This existence is singular. There are things I will never know in this life.

I will never know what it’s like to have a thin body. I will never know that privilege and the prejudice that comes with it. I will never know what it’s like to naturally fit in allotted seats and not spill over and have to squeeze my knees together to not feel like I’m invading everyone’s personal space. I’ll never know what it’s like to be “classically beautiful”, with a button nose and full lips and thick, full, glorious hair. I won’t look like the people on the TV and I won’t be wearing a bikini on a public beach in this lifetime.

I also will never know what it is like to be mistaken for another gender or to be “read” as a gender that I do not identify as. I won’t know the daily struggle and fear, and know the bravery it takes, to walk out of the house in a dress when you were born a man. The courage it takes to have body altering surgery to have your breasts removed because looking at yourself in a mirror feels wrong. 

I won’t know the assumptions that are placed upon someone because of ethnicity. I’ve been followed around a store, but I won’t know what it’s like to have someone assume I am either stupid, or good at math, or lazy because of the color of my skin. I can know people of every color and gender, and states in between, but I will never intimately experience their struggle except for their accounts of it and my own eye witness. 

I haven’t determined why I wake up with the urge to know all existence that I can. I want to live in all the cities. I want to sky dive. I want to see a country where the native language isn’t English. I want to write the great American novel.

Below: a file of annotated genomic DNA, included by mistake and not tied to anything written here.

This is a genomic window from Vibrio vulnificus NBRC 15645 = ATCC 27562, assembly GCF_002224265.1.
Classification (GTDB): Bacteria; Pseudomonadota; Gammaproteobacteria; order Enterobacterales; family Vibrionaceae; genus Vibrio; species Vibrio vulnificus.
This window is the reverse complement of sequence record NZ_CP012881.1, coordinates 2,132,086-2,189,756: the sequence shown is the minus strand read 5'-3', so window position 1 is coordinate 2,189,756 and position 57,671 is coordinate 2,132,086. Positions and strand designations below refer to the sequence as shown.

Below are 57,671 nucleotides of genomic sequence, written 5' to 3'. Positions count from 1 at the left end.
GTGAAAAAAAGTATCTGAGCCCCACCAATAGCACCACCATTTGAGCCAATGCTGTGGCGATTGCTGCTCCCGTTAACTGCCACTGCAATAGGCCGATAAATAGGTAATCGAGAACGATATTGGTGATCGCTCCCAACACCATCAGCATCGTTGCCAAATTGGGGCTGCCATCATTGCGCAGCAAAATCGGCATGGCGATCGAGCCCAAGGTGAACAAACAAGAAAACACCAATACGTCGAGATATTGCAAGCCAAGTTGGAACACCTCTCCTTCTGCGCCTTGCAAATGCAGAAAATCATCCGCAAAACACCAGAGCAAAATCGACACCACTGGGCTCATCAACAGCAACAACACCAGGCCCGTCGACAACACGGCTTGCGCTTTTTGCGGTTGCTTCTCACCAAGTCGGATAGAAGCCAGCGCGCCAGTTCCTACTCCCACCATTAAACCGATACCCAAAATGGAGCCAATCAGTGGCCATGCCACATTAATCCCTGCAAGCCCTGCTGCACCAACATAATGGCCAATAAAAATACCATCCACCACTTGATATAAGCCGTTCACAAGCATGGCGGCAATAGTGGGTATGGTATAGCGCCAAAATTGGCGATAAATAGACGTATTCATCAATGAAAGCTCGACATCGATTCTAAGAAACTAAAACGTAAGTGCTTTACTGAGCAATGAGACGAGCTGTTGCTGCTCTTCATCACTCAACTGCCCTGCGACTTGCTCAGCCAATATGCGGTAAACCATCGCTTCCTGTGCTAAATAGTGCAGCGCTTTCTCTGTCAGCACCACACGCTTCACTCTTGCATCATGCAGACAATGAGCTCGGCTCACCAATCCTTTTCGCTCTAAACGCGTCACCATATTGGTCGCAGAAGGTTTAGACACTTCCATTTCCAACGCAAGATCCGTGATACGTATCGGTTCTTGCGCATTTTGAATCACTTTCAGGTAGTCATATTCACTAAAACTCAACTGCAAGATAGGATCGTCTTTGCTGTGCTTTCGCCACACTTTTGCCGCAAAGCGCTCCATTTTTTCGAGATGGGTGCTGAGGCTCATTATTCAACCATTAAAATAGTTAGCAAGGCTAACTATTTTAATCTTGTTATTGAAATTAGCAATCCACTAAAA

I will never know what it is like to not be a creative, to not have the impulse and ideas. To accept things at their face value. 

I wonder if I’ll ever know what it’s like to be loved. To honestly be just loved for who I am, not what I represent, not what I could be, not for what I am able to give. I wonder if there is a person out there who can be a matched set with me. I fear that in this lifetime, I am a “one woman show”. I woke up feeling empty in my bed, the other day, and I thought about the hard truth that, for most, from the beginning it is essentially a singular existence. You are born alone, into a world where everything is new and learned for the first time by you. A place where you start out not knowing the language or customs. When you fall asleep, even if there is someone next to you, they won’t actually be with you in your dreams. When you open your eyes, you are back to living in your own skin. When the moment comes to shuffle off this mortal coil, you can have grandchildren holding your hand (if you’re lucky), but that moment you close your eyes for the last time, you are truly on your own. 

I have yet to understand the purpose. I want to impart everything I have learned and learned to love onto the Earth in someway. If I write it or paint it, or teach it to a child. But in the meanwhile, I have a lot of lost time to make up for. 


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